| By Maggie Waligora, Product Manager II |
I had the opportunity to attend the Digital Humanities Summer Institute (DHSI) at the University of Victoria last month. If you’re not familiar with DHSI, it’s a two-week-long series of digital humanities (DH)-centric workshops that are organized and led by practitioners within the global DH community. The programming ranges from introductory foundational courses to more focused areas of interest. For example, this year’s course offerings ranged from Foundations Text Encoding Fundamentals and Their Applications to Retro Machines & Media to Ethical Data Visualization: Taming Treacherous Data.
This year I participated in the Making Choices About Your Data course led by Paige Morgan (University of Delaware) and Yvonne Lam (Chef Software). You can learn more about the course objectives by checking out the full description written by the instructors, linked here. Over the course of the week, we reviewed the fundamentals around the creation of data, data models, and controlled vocabularies and examined how we could apply these concepts to our own projects and areas of interest. We also discussed key questions that should be asked prior to creating, organizing, and publishing data. Once we had a grounding in these concepts, we started digging into platforms and tools that could help us organize, examine, and publish our data project.
What I found particularly engaging was the way the course was structured. As someone who closely follows comedy, I found parallels between the conversational nature of the class and an improv showcase. The instructors spoke to the key concepts outlined in the syllabus while saying “yes and” to all contributions from participants in the class along the way. As the conversations continued over the week, we learned more about each other’s scholarly projects, history, interests, and goals. What was really great about the course structure was the hands-on time. Each contribution to the discussion led to a more fulsome understanding of how we could apply the newly learned best practices to our own projects.
Over the course of the week, I managed to organize, parse, edit, and publish a small data set (about 5 files, including newspaper articles, YouTube video, biographies, and more) about whistleblower Martha Mitchell’s involvement in the breaking of the Watergate scandal using Timeline JS. Timeline JS is one of many open-source tools developed by Knight Lab at Northwestern University to support storytelling in an increasingly digital society. This tool enables users to plug data into a Google sheet and quickly visualize it on an interactive timeline. Keep in mind, this is by no means a polished or complete product, but simply a means to explore and learn a new skill. As a next step, I will continue to build upon and refine the timeline through the addition of more articles, media, and narrative text to further contextualize this historical narrative.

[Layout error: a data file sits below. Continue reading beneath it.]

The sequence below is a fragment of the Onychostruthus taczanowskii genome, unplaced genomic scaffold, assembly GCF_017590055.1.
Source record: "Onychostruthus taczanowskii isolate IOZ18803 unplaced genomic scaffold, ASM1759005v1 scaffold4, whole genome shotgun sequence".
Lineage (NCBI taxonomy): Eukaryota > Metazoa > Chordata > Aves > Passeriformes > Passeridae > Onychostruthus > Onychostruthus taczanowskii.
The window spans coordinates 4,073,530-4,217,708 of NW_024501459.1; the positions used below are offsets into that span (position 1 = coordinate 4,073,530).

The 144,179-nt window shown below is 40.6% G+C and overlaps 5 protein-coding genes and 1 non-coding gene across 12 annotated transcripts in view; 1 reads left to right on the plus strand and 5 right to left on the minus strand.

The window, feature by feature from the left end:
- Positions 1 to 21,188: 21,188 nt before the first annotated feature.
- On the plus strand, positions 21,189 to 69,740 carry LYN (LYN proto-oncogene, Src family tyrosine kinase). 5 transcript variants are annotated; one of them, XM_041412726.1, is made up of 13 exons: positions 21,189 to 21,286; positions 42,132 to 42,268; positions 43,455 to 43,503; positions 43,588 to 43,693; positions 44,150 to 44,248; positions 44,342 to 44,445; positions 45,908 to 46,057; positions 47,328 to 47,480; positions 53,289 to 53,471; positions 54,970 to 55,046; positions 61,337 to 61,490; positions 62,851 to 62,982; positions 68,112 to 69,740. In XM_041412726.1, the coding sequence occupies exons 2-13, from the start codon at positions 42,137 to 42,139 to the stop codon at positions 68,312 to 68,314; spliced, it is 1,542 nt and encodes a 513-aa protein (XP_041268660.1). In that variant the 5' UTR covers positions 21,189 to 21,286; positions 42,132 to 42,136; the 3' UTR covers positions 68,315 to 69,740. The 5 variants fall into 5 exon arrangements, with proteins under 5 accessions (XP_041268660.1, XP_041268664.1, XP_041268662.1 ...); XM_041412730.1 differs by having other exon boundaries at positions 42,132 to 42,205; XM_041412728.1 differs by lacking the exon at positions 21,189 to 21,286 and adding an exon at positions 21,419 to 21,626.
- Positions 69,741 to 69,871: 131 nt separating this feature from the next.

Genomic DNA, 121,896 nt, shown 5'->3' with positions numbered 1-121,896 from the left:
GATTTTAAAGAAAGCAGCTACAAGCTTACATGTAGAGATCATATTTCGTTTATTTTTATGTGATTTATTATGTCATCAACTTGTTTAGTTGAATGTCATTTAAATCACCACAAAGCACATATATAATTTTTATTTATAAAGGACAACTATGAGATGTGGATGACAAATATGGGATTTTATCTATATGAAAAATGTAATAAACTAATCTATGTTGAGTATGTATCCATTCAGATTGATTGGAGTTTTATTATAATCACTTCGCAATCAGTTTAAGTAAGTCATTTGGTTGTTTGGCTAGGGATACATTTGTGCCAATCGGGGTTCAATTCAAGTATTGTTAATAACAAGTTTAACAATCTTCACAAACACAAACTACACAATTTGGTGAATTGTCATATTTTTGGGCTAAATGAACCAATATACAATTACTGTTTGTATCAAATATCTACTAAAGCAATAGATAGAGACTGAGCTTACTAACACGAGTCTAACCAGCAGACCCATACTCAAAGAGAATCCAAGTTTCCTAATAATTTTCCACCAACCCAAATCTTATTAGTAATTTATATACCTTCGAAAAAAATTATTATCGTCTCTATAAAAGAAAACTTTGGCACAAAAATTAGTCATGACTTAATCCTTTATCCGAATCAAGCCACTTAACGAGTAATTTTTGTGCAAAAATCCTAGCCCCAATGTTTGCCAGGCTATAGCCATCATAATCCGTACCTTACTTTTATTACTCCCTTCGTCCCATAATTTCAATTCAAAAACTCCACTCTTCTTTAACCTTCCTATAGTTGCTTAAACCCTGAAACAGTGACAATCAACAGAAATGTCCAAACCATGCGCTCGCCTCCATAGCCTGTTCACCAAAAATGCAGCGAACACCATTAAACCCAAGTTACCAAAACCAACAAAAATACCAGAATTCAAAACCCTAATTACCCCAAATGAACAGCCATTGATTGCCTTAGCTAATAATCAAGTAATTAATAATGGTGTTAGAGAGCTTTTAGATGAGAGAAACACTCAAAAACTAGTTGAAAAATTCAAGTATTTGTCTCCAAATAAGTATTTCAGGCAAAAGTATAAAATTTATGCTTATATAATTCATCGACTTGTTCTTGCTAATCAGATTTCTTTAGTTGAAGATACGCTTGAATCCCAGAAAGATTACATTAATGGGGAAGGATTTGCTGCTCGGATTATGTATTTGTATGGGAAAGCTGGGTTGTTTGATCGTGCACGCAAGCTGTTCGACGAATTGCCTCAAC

In addition to the courses, DHSI also hosts several engaging keynotes, colloquiums, lectures, and workshops over the two-week period, many of which I had the pleasure of sitting in on. As a result, I have expanded how I think about topics such as interoperability, accessibility, race, and feminism and their intersection with the courses and various events offered. All these topics were discussed in the Making Choices About Your Data course during the week.
As a recent Master of Library and Information Science (MLIS) graduate with an interest in historical analysis and metadata capture, I found the programming, coursework, and instructors I encountered at DHSI to be enlightening and informative. I would 10/10 recommend!
For more information about the Digital Humanities Summer Institute, please check out their website here: http://www.dhsi.org/index.php
Learn more about Gale’s support for Digital Humanities at www.gale.com/primary-sources/digital-scholar-lab.Official Look: Pharrell x adidas NMD Hu “Dash Green”